When talking about Palm Springs, it’s impossible to ignore how it provided movie viewers an event to collectively discuss right as we were reaching the realization that this pandemic could keep us held up for the long haul. That alone is worthy of praise as the film really did bring folks together in spirit while we couldn’t be together in person.
Palm Springs is available to stream on Hulu. My review from August.
3. Minari - Lee Isaac Chung
The mythos of the American dream has been a staple of cinema for as long as the medium has existed. It’s taken different shape over the years, but each film taking it on either lifts up or tears down the idea that you can chart your own path in the US so long as you just put in enough hard work. Minari, the story of a Korean-American moving to Arkansas to start a farm, is less interested in the payoff of that dream than it is the work itself.
Whether the family at the center of Minari, actually succeeds isn’t the point, so long as they believe that their work will be worthwhile. Patriarch Jacob’s quest to tame this plot of rural America is more about proving to his family that he can. It’s been a hard year, and the difficulties aren’t going away anytime soon. We all need to have faith that better things lie ahead, that our travails will be rewarded in the end.
Minari will get a wide theatrical release in January 2021. My spoiler free review from earlier this month.
2. The Father - Florian Zellner
In a year that has been mentally taxing to so many people, I found myself especially drawn to films that explored strange complexities of the human mind. Very much a pair with my favorite film of the year, I’m Thinking of Ending Things, The Father investigates the slow and often frustrating mental deterioration of dementia from the perspective of a man batting it.
Anthony Hopkins portrays this man whose spirit for life and charisma shine through, even as he gradually loses touch with the reality that surrounds him. The Father is difficult, often vexing and ultimately quite tragic. Few films in any year can elicit the sort of visceral response that Florian Zellner draws out with this, his film debut. Perhaps the idea of creating something beautiful out of such painful and dark material can serve as a guide for how we can contextualize 2020 in the years that follow.
The Father will receive a theatrical release in February 2021.
1. I’m Thinking of Ending Things - Charlie Kaufman
Truly nobody is doing it like Charlie Kaufman. Every film he writes is a tangled mess of ideas that slowly unravels into something profoundly knowing. I’m Thinking of Ending Things brutally interrogates toxicity, regret, loneliness and the way those things melt together into aching humanity.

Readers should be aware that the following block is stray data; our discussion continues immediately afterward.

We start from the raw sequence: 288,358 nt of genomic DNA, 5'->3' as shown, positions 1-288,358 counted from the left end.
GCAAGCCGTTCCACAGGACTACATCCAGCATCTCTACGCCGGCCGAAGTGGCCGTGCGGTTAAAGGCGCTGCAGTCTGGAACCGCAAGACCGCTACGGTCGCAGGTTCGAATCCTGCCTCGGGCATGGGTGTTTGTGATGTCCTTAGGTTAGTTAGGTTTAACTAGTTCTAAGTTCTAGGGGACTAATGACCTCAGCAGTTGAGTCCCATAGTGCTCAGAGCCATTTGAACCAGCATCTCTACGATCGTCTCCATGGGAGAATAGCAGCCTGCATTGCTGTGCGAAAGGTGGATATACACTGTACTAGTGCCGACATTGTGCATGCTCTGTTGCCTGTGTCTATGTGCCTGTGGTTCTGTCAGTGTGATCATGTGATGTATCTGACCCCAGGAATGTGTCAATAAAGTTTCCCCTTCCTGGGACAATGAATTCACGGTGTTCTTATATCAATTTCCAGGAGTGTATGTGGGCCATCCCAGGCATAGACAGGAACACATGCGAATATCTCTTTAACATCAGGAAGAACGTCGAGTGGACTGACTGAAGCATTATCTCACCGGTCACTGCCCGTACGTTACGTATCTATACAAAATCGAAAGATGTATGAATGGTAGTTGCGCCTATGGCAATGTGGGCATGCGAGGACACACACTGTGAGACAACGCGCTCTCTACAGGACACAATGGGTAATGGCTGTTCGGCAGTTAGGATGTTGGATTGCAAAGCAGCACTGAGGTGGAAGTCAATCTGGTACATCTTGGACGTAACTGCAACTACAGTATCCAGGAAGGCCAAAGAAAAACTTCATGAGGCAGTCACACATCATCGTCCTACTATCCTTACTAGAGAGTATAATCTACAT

I’m Thinking of Ending Things is weird, it’s upsetting, it’s bleak, but all the while it’s genuine. Jake and The Young Woman are caricatures, each representing a distorted fragment of a life lived in retrospect. I fully understand that a film so strange may alienate some folks, but for me, no film this year came close to providing the level of invigoration and excitement for cinema as I’m Thinking of Ending Things. That something so bizarre, bleak, confounding could actually get made and still deliver on its premise gives me hope for a future of film that exists beyond formulaic superhero movies and cinematic universes.
I’m Thinking of Ending Things is available to stream on Netflix. My full review from September.
So that’s it, the sort-of ten best films of a year unlike any I’ve ever experienced. To boil down a year in film to just 10 movies is a bit regressive and forced me to omit some really great movies. Some that just missed the cut: Soul (Pete Docter), David Byrne’s American Utopia (Spike Lee), System Crasher (Nora Fingscheidt) First Cow (Kelly Reichardt), Shithouse (Cooper Raiff) and so many more. All of those films are fantastic and available to rent or stream, so check them out if you can!
Finally, I just want to close by saying thanks to anyone who has been reading the blog or listening to the podcast this year. It’s something Cody and I have really enjoyed putting together and expanding over the last year and change. Over the last 12 month’s we’ve recorded nearly 50 episodes of STR and written 15 long form pieces for the site. It’s been a lot of fun and something that will continue to evolve in the years to come. We really appreciate you and all the support Spinning the Reel has received this year.
Agree or disagree with this list? Did I leave out your favorite film of 2020? Leave a comment below with you best of the year.